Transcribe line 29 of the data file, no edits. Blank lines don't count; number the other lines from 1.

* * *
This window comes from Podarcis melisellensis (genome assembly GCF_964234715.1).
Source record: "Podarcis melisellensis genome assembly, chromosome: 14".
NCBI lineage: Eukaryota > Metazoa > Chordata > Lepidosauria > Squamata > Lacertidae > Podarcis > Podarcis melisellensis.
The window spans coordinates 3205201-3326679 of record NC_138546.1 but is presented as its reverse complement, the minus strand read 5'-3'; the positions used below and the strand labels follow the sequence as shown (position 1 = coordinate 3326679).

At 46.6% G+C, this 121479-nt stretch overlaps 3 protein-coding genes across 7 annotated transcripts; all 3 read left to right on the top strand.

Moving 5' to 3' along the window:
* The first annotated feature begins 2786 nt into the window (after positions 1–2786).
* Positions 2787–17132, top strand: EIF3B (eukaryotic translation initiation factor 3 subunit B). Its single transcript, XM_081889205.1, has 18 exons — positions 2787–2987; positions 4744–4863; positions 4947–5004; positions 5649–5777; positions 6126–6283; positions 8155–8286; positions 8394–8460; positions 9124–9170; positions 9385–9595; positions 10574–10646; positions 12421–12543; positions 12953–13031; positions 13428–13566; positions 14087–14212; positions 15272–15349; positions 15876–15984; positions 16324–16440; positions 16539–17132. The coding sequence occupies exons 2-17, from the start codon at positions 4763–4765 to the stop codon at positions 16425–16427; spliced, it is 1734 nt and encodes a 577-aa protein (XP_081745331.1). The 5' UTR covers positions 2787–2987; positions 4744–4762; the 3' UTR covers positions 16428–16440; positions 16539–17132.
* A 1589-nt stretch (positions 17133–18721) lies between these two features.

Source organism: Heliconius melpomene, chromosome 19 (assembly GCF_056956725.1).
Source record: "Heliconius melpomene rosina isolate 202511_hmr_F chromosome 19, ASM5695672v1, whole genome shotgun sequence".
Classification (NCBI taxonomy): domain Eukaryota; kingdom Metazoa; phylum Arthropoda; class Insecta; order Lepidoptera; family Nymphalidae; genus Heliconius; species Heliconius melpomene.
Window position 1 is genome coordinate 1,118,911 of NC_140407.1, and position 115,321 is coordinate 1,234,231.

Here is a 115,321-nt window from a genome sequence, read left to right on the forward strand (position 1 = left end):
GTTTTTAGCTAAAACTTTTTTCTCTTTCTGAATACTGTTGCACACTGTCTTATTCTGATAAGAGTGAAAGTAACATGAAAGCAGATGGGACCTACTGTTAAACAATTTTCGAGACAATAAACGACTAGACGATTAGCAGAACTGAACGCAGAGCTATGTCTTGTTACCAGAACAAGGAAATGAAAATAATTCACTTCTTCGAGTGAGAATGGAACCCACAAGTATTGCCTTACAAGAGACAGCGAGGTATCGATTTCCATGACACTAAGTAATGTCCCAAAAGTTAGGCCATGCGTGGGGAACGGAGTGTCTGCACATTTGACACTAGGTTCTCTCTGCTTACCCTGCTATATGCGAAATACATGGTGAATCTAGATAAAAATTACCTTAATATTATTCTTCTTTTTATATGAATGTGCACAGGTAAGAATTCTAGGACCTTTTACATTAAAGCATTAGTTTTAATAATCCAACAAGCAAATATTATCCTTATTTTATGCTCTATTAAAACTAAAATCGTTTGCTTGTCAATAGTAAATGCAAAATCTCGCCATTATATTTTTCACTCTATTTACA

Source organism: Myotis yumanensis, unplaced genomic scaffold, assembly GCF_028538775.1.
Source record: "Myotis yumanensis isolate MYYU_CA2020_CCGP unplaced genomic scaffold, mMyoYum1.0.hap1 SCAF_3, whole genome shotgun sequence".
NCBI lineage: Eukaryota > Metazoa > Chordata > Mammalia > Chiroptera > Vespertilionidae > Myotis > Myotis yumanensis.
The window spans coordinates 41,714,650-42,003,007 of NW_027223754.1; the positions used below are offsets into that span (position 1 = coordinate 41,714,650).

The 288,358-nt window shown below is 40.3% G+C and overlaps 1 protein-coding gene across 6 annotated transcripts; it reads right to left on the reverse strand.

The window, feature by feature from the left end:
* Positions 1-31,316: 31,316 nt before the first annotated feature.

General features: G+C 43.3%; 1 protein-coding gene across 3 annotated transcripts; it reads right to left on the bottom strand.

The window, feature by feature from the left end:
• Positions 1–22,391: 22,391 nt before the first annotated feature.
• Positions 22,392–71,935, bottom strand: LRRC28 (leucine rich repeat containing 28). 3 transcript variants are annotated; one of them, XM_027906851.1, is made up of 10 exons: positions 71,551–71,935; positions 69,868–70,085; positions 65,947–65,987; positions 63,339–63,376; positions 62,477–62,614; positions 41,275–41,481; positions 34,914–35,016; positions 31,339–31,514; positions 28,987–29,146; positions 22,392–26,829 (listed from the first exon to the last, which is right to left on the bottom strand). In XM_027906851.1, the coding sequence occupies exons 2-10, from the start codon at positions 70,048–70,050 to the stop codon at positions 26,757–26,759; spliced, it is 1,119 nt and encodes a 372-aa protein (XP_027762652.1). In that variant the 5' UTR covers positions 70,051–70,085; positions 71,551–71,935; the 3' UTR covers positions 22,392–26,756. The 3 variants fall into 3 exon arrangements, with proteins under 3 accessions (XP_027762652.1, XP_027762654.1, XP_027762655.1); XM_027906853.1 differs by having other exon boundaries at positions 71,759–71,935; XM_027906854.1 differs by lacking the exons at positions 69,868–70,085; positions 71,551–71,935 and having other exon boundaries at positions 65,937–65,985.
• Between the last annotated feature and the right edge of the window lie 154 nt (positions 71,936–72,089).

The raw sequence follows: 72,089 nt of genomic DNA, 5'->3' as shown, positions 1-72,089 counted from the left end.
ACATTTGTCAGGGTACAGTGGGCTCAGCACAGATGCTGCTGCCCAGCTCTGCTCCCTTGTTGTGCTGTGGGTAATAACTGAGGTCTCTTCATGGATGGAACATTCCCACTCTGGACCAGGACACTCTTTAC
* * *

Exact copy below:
ACATTTGTCAGGGTACAGTGGGCTCAGCACAGATGCTGCTGCCCAGCTCTGCTCCCTTGTTGTGCTGTGGGTAATAACTGAGGTCTCTTCATGGATGGAACATTCCCACTCTGGACCAGGACACTCTTTAC